Hezbollah terror attack thwarted in Northern Israel
Report: Israelis help African migrants fake refugee statusA group of Israelis have been working together to assist Africans staying in Israel temporarily, such as students or pilgrims, with getting a permanent status by filing a false asylum request.
Each week, worshipers gather for prayer at a south Tel Aviv church, which was founded by members of the rapidly-growing African migrant community. Some of these churchgoers are students who came to Israel to acquire an academic degree. The priest, Jeremiah, a Nigerian-born Israeli citizen, bonds with them and becomes an inspiring spiritual figure for them. But he does more than that. According to a Channel 2 News special report, Jeremiah is just one link in a chain of people who work together to help Africans forge stories of asylum-seeking in order to stay in Israel permanently.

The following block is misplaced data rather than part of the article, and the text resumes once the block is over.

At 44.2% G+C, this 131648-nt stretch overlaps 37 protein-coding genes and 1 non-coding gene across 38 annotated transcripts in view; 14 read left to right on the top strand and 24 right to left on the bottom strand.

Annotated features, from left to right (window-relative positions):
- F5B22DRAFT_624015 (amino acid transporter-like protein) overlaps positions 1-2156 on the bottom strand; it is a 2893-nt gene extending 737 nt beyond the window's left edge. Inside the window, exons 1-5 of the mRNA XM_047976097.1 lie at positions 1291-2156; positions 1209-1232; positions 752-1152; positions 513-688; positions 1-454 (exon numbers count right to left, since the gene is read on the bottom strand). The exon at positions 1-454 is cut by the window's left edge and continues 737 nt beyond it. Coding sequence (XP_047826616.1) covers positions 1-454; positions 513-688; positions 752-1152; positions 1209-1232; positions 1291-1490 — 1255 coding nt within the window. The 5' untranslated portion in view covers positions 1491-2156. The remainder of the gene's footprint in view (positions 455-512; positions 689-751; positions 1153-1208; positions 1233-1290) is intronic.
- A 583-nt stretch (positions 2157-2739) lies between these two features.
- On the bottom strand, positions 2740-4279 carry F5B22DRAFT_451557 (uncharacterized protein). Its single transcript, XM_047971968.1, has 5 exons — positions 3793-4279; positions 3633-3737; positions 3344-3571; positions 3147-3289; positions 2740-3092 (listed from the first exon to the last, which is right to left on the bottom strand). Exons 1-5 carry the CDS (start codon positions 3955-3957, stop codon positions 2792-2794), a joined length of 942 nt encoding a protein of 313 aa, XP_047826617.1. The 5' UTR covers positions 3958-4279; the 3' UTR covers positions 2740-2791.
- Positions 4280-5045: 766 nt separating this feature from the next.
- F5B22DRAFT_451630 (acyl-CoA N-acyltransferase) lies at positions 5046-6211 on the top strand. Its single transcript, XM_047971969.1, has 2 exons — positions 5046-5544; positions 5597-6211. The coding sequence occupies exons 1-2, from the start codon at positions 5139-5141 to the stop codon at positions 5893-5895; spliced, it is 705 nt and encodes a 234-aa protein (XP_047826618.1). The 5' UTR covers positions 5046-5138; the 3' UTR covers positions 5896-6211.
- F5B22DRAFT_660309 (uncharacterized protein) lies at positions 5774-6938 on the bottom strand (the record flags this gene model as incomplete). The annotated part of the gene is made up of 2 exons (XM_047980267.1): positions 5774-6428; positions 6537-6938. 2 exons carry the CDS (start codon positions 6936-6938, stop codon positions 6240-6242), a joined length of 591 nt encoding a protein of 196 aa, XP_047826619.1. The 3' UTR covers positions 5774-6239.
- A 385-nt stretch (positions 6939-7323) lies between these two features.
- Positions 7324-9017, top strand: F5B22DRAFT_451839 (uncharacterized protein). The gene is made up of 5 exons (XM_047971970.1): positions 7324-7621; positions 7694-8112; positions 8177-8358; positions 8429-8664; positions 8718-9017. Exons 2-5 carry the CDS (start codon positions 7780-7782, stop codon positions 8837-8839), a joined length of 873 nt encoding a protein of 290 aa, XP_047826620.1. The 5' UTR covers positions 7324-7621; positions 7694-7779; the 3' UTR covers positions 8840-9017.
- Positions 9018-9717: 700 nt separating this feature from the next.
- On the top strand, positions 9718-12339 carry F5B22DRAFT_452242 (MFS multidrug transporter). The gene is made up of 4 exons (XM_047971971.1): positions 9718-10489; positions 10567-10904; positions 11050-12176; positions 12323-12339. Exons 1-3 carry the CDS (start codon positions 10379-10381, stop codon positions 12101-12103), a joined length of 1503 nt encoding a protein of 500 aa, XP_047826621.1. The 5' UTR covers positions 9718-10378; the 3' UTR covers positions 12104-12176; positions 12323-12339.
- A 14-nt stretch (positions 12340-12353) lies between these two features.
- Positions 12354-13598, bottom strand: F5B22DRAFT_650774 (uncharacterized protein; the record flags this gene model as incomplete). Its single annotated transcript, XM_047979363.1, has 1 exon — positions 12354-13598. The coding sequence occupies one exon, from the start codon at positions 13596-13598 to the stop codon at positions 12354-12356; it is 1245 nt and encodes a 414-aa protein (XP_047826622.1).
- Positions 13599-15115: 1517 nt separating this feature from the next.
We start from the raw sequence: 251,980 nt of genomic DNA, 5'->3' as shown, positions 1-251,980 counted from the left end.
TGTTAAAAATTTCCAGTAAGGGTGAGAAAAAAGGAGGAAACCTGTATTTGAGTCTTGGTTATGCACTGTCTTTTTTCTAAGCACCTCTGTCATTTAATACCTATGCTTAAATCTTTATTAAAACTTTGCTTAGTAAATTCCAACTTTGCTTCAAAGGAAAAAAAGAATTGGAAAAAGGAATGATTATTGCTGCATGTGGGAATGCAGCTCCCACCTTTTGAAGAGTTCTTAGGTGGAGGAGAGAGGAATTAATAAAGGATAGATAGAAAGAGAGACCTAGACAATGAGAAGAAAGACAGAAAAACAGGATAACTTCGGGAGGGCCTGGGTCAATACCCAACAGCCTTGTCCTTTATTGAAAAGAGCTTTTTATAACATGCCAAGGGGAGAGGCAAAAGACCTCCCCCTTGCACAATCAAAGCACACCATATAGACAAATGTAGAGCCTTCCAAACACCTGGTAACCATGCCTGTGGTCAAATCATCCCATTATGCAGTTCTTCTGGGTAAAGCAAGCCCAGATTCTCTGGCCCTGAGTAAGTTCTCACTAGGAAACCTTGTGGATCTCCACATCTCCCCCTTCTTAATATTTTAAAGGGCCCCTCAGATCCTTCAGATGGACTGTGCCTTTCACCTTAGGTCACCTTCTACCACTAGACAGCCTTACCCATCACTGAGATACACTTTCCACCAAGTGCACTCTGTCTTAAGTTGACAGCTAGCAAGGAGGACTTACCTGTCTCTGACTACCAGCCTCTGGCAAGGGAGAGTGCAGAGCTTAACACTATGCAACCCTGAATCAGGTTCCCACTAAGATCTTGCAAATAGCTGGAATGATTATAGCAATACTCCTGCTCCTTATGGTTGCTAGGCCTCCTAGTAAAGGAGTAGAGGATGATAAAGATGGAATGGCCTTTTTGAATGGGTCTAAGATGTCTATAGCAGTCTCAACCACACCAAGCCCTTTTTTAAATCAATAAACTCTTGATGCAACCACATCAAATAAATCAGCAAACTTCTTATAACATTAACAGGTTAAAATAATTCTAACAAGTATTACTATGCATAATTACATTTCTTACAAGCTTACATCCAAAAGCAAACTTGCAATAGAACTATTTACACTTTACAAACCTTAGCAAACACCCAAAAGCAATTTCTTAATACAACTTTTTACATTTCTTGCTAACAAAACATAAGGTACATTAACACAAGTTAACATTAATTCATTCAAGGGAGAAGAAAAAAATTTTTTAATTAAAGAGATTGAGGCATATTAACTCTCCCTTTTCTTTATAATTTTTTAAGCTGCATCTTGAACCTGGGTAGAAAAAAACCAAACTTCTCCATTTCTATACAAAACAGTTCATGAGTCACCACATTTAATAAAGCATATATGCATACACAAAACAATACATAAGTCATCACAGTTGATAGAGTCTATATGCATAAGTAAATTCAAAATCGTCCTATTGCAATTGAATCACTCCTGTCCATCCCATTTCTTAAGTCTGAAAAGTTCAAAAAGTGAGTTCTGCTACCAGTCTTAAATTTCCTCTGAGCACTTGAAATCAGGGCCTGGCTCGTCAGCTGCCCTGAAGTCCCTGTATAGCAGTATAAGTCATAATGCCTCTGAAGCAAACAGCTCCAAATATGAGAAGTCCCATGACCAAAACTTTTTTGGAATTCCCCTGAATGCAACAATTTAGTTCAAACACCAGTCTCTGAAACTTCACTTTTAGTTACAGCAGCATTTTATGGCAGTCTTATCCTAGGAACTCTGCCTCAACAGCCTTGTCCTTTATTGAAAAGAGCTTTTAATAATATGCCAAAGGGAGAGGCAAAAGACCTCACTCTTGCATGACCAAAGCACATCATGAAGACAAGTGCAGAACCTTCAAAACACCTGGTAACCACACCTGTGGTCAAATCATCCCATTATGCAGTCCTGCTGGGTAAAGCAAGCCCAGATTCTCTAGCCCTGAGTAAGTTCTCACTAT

Judith, a student from Uganda who had no intention of staying in Israel after her studies, was offered by Paul, an assistant to Jeremiah, to take her to a lawyer who would make sure she got all the required documents that proved she was an asylum seeker. That way, Israel would be unable to deport her without first verifying or falsifying her claim, which could take a long time since Israel has yet to form a clear immigration policy.
Paul charges Judith 500 shekels and accompanies her to the office of lawyer Sarah Mintus, who suggests that she file a request for asylum in Israel and sends her to sleep in Jeremiah's church. There, she joins a group of South African pilgrims who also plan to file for asylum.
Tomer Varsha, a lawyer who specializes in visas, says such phenomena "undermine the credibility of the system regarding treatment of cases of real asylum seekers."
Shortly after the report was aired on Channel 2 News, Interior Minister Aryeh Deri stated that he would turn to the police and other bodies "in order to put an immediate stop to this phenomenon of faking refugee status for tourists."
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